Purpose: The purpose of this study was to construct a machine-learning model to predict acute patient-reported swallowing dysfunction following head and neck (HN) radiotherapy.
Methods: Modeling was performed on a retrospective cohort of 136 HN patients treated at a single institution from 2015–2020. Swallowing toxicity was assessed using patient-reported outcomes gathered with the EORTC QLQ-H&N35 questionnaire before and after treatment; patients were stratified into high (N=72) and low (N=64) post-treatment scores. The data was split into training (N=108) and test (N=28) sets stratified by post-treatment score and gender. Modeling features included clinical variables and dosimetric metrics for the epiglottis and pharyngeal constrictors; the epiglottis was specifically contoured and considered due to its physiological involvement with swallowing. Regularized logistic regression (LR), support vector machine (SVM), and soft-voting classifier (VC) models were trained using iterative stratified 5-fold cross validation (CV) and assessed using the area under the receiver-operator curve (AUC). An in-silico nomogram was created by scaling the DVHs of the epiglottis and pharyngeal constrictors and then re-predicting the swallowing toxicity probability with the SVM model.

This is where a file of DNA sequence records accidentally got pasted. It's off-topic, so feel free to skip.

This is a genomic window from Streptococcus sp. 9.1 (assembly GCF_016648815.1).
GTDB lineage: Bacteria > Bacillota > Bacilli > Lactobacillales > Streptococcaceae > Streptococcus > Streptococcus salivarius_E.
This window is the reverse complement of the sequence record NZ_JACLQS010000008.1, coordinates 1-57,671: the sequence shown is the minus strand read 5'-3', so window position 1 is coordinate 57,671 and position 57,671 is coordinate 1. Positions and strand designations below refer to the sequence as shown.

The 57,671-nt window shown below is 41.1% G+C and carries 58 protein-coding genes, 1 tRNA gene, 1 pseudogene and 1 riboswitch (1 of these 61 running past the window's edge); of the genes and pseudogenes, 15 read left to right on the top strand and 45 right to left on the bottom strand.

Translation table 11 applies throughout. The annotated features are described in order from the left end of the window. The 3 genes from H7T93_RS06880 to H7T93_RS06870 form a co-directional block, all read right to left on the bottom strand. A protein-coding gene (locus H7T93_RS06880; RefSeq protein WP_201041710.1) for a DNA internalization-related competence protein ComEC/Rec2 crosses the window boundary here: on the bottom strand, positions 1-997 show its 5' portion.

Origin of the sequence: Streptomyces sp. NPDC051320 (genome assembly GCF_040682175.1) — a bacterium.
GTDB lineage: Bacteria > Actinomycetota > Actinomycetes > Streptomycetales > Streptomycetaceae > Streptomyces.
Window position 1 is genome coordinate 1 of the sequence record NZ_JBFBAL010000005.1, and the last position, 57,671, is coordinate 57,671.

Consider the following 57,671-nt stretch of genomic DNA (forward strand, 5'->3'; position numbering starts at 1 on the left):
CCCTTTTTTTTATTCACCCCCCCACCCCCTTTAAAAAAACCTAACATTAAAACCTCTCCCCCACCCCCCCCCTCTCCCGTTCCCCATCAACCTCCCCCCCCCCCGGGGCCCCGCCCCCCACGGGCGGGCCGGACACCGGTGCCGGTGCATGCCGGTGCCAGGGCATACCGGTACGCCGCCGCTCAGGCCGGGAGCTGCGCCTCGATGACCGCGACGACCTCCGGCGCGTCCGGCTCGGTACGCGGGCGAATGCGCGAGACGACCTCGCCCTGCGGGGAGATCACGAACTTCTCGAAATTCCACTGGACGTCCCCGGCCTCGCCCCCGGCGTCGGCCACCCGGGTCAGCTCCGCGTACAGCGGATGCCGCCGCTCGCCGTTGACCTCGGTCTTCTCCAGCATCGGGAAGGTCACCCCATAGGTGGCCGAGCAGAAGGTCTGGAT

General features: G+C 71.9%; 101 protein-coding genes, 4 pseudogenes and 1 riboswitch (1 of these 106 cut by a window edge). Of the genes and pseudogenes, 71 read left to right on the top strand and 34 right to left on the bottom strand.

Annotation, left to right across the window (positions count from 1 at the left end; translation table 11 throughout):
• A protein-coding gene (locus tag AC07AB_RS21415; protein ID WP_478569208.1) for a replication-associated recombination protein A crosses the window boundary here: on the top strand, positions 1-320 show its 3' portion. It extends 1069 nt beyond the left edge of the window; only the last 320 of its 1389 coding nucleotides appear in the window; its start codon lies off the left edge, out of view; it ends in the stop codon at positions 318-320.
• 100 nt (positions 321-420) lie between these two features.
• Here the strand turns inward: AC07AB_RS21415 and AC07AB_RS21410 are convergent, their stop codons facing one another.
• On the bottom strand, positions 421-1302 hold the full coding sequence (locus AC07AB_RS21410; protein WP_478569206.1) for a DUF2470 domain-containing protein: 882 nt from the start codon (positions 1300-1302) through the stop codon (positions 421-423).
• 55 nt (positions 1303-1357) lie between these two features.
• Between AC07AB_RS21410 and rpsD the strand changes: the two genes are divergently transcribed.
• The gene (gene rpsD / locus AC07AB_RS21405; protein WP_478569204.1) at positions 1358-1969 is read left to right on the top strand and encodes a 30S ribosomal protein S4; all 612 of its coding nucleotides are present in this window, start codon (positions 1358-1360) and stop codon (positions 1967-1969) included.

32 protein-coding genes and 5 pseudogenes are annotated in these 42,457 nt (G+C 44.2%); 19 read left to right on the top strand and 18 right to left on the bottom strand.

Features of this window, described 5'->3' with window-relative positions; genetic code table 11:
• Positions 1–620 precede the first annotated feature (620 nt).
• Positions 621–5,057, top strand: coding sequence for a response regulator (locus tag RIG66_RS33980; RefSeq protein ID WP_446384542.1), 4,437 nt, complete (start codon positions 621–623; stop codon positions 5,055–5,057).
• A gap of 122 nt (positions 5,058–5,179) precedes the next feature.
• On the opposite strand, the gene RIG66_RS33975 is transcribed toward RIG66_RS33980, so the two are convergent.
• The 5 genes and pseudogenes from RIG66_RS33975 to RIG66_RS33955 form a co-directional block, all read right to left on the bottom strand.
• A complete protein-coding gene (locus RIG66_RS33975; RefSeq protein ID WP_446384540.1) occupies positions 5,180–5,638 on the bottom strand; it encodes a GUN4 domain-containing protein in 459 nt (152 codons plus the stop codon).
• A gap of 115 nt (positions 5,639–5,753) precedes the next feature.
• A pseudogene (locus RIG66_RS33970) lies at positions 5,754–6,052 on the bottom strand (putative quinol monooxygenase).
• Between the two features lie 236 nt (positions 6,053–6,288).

Results: The training, test, and CV AUCs were 0.79, 0.69, and 0.70±0.10 for the LR, 0.80, 0.67, and 0.70±0.10 for the SVM, and 0.79, 0.71, and 0.71±0.10 for the VC. The nomograms showed patient-specific behavior with different behavior for clinically similar patients. The relative importance of the epiglottis and pharyngeal constrictors was demonstrated in the nomogram; the predicted probability changed more with a change in the constrictor vs. the epiglottis DVH.
Conclusion: Multiple models were trained and evaluated showing comparable performance and agreement between the testing dataset and CV AUC values. The nomogram developed demonstrates how the model can be used during treatment planning to assess multiple plans and assist the clinician in making decisions in the era of personalized medicine.
Radiation Therapy, Radiation Effects, Modeling